STUTTGART
History

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The area around Stuttgart was inhabited by a Germanic tribe called the Alemanni when the Romans took over in the 1st century AD and established a fortress at Cannstatt. For centuries Cannstatt overshadowed the city, situated in a basin and surrounded on three sides by vineyards and woodlands and by the Neckar to the north, which was the largest and most important Roman fortress in the central Neckar region as well as an intersection of several major roads. In the 5th century arrived another tribe, called the "Suevi" (from which the name "Schwaben" or "Swabia"is derived).

After the Romans, the region went through a succession of rulers - the Frankish Empire, the Carolingian Dynasty and Charlemagne, to name a few.

In 950, Duke "Liudolf von Schwaben" is said to have founded a "Stuttgarten" or
stud farm further along the Nesenbach valley. The settlement that established around this area, later developing into a town in its own right, bore the same name.
The earliest dated records of "Stuttgarten" are from the year 1229.T he margraves of Baden, who were western rivals of the Württemberg Earls and later became Dukes, conquered the area in the first half of the 13th century and declared it a town. The growing city got a boost in the 15th century, when it was declared the capital of Württemberg.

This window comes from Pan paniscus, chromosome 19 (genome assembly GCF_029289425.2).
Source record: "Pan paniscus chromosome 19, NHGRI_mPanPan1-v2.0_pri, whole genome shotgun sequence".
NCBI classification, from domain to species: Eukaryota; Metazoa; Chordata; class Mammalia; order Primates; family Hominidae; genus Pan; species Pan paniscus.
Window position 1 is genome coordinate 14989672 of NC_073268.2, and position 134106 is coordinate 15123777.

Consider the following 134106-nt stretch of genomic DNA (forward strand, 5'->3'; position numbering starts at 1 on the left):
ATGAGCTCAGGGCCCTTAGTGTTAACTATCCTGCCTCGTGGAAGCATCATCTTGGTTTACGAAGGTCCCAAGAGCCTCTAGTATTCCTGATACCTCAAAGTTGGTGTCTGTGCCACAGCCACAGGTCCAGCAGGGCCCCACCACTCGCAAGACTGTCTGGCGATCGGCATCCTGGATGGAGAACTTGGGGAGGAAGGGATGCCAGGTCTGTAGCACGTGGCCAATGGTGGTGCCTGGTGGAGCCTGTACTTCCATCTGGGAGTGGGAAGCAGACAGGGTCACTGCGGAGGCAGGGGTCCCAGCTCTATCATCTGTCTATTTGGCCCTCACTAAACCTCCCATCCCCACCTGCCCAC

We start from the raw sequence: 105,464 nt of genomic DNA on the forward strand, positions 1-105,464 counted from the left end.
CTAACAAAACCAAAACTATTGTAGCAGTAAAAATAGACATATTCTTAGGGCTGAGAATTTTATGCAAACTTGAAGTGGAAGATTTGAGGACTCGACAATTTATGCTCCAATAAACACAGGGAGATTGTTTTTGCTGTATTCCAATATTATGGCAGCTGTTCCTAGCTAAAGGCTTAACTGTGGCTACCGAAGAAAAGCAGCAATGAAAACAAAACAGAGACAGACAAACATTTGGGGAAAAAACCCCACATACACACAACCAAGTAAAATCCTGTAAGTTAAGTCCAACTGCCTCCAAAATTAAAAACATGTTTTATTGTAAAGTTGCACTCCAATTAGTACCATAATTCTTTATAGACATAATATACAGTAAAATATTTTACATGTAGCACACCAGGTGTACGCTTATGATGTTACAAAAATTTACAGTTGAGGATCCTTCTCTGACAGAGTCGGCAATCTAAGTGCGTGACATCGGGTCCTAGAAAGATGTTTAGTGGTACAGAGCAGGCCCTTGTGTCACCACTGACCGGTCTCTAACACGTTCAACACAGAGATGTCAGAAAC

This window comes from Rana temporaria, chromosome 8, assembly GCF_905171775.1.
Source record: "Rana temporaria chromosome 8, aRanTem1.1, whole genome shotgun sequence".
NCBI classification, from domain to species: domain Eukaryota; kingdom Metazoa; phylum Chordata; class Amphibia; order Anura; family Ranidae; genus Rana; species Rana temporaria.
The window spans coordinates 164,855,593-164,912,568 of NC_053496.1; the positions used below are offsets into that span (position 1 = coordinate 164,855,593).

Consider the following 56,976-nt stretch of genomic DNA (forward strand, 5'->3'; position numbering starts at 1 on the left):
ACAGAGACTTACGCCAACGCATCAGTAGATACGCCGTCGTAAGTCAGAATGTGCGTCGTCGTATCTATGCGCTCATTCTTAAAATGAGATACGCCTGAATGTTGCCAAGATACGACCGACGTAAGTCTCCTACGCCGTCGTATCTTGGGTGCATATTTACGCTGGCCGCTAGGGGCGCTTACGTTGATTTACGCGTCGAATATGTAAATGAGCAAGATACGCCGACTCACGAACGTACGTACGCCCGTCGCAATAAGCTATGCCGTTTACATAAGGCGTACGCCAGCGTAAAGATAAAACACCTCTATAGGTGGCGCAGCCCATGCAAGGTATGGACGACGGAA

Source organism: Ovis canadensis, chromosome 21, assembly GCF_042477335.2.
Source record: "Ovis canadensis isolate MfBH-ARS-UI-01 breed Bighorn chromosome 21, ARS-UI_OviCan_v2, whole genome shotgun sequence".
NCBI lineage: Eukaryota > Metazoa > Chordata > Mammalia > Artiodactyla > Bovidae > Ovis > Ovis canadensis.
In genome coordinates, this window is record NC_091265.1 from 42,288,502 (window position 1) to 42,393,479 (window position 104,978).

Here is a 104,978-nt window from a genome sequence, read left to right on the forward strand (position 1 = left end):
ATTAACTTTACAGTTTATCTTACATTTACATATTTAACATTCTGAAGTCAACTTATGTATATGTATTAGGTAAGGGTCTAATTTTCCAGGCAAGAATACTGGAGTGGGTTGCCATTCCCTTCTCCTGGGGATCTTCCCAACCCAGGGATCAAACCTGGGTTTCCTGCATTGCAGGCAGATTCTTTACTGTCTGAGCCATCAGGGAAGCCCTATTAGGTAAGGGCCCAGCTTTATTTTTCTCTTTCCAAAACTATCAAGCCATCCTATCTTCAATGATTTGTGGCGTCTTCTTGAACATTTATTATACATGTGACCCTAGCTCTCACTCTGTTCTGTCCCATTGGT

Political unrest and tussles for power plagued the area throughout the Middle Ages, Throughout history the City of Stuttgart was often tested very hard, especially during the 30 years war. The yearly People's Fair was first celebrated in 1818 when King Wilhelm organised the fair for the citizens of Stuttgart.

In the 19th century, the region became
industrialized, and the inventions of Gottleib Daimler (petrol engine) and Robert Bosch (spark plug) revolutionized the city. In 1871, Württemberg joined the newly united German Empire.

During the Second World War the city was heavily damaged by several air raids. The buildings were quickly restored after the war, and in 1952 Stuttgart became the
capital of the state of "Baden-Württemberg" and is located on the "Neckar" river. The city is the centre of a region, which today, is the third most densely populated area in the Federal Republic of Germany. This region is one of the most important economic centres in Europe; and its capital Stuttgart, is one of Germany's most industrialized large cities.